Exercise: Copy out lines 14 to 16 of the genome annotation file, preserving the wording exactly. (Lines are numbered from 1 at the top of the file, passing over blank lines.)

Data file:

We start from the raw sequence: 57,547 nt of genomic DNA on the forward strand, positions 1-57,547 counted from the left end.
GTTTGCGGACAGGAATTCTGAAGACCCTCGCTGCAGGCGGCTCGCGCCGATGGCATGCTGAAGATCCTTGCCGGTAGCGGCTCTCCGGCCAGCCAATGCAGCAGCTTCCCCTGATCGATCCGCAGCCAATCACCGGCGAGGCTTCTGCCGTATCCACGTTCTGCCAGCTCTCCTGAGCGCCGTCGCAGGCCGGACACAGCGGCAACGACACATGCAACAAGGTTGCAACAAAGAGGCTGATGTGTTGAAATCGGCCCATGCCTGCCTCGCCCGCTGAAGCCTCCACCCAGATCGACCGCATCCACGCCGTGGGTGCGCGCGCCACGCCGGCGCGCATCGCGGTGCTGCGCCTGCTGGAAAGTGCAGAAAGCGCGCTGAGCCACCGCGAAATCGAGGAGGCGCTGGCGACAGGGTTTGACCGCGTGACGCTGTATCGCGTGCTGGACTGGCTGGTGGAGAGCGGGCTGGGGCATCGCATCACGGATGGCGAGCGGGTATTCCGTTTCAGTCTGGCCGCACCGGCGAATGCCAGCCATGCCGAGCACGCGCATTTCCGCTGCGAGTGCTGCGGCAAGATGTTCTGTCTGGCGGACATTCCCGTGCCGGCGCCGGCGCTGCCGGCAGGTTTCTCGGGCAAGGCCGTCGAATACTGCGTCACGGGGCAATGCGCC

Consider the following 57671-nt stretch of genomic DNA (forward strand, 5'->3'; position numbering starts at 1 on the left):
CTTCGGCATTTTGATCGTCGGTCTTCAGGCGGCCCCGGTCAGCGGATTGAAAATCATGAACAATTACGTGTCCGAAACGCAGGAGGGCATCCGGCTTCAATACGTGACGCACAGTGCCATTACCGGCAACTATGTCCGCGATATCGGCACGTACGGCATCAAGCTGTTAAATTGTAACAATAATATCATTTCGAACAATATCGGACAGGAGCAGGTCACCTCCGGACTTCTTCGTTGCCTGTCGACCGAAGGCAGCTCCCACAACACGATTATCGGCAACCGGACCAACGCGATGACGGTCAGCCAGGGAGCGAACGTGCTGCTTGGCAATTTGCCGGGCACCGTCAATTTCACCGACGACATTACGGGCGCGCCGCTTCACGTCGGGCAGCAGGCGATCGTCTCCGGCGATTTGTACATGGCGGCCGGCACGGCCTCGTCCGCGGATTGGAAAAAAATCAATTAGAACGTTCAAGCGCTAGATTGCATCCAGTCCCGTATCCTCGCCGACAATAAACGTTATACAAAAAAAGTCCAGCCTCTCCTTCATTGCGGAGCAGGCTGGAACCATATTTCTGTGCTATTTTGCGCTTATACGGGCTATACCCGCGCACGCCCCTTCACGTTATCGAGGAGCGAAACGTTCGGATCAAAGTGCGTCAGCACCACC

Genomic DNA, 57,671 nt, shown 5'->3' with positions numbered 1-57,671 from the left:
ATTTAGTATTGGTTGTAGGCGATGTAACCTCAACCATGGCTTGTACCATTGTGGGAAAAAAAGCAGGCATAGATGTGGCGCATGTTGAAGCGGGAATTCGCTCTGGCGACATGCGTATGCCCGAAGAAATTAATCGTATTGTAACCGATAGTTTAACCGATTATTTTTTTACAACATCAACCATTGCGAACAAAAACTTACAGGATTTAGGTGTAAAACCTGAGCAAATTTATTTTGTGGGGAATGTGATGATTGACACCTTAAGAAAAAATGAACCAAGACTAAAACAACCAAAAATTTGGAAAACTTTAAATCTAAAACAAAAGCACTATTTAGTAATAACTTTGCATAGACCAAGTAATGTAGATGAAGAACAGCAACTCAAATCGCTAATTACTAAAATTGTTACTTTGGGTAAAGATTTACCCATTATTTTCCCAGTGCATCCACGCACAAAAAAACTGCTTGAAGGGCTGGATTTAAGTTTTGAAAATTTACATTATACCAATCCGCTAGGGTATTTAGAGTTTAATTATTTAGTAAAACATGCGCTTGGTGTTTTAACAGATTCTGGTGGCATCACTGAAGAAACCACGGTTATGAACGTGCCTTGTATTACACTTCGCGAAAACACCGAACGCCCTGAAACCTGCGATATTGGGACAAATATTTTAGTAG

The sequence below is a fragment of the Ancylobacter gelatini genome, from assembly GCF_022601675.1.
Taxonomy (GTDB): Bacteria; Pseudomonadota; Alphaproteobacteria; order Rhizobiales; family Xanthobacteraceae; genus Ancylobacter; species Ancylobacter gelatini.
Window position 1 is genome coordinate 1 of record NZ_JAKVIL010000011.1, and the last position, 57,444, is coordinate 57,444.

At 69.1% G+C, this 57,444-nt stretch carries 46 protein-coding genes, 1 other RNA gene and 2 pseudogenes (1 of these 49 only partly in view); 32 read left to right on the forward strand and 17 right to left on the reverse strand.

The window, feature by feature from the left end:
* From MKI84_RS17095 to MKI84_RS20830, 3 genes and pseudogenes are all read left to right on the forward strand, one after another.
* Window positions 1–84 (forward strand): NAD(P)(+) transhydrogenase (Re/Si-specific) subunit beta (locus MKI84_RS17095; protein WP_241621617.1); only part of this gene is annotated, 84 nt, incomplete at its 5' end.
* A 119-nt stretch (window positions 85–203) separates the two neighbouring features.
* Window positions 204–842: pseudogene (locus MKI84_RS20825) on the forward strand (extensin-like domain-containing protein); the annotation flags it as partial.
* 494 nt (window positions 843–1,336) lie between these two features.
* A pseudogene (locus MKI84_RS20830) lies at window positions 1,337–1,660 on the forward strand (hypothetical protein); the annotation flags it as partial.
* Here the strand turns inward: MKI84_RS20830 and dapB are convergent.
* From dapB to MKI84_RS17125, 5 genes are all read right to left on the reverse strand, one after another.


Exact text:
* A 119-nt stretch (window positions 85–203) separates the two neighbouring features.
* Window positions 204–842: pseudogene (locus MKI84_RS20825) on the forward strand (extensin-like domain-containing protein); the annotation flags it as partial.
* 494 nt (window positions 843–1,336) lie between these two features.